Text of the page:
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Subject: Re: A Puccini Self-Spoiler
From: Kirsten Lee <[log in to unmask]>
Reply-To:Kirsten Lee <[log in to unmask]>
Date:Mon, 24 Nov 2008 00:25:24 -0800

text/plain (60 lines)

I stayed after the film "Puccini e la fanciulla" for the reception (and
Gomorra!) and found out a bit more about the film.
The director Paolo Benvenuti brought and played during the reception a
recently discovered and never seen before in the U.S. 8 min "home film" from
1915 featuring THE original Puccini including a small scene where he plays
the piano while smoking.(this 8 min clip is silent) There's a scene of
Puccini duck hunting on a boat, hanging out with the village women doing
laundry etc.

The "actor" who played Puccini in "Puccini e la fanciulla" Ricardo Moretti
in real life is a professor at a Conservatory in Parma and he did look a bit
like a cross between Puccini and Giancarlo Giannini. According to the
director, the actor/music professor used the scene from the 8 min clip,
playing it at a slow speed and reproduced the style of Puccini's fingering
and also the score that he was playing.

What little there is of the narrative in the film is strictly based on
documents and letters with some "poetic license"  mixed in - sort of like
the libretto for Dr.Atomic idea. There were based on several letters Puccini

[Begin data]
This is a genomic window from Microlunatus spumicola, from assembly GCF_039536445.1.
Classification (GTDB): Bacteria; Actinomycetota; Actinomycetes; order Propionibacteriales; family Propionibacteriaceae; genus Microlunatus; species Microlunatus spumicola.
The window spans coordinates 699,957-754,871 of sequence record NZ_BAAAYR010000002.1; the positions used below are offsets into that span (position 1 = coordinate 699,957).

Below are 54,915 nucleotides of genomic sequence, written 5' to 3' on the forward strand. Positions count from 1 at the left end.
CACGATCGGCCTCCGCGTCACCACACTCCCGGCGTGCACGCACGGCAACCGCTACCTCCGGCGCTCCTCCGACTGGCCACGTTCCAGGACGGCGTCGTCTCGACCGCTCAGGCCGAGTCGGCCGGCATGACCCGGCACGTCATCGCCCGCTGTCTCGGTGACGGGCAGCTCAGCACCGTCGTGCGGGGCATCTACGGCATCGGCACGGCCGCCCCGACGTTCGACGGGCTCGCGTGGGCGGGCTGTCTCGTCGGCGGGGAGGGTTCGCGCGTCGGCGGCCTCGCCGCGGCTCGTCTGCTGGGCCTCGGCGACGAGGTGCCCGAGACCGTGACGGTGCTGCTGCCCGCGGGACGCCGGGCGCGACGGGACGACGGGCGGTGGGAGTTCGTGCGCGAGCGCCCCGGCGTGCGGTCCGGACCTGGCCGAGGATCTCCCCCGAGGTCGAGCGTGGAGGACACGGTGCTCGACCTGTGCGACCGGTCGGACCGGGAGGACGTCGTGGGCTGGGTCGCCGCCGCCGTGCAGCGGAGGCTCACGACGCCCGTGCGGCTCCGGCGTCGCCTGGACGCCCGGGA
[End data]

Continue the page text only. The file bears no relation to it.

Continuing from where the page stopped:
wrote to Sybil Seligman, letters to Ricordi and letters to lawyers (to
settle with Fosca's husband).

The director mentioned that he wanted to make this film to clear Manfredi's
name and the myth because 3 other films on Puccini portrayed Doria Manfredi
as some sort of nymphomaniac who killed herself because Puccini was not
interested in her.

I was thinking, with a wife like Elvira no wonder Puccini wanted to kill off
most of the women in his works....

Kirsten Lee

On Sun, Nov 23, 2008 at 8:50 PM, <[log in to unmask]> wrote:

> Even a plot like that is not much of a plot.  Upon a recent visit to Torre
> Del Lago, a colleague of mine said that half the men in the town look like
> Puccini (suggesting he might be a common ancestor).  Not only that, but that
> "rumors" were not exactly quiet.
> Puccini probably had a number of housemaidens. :)

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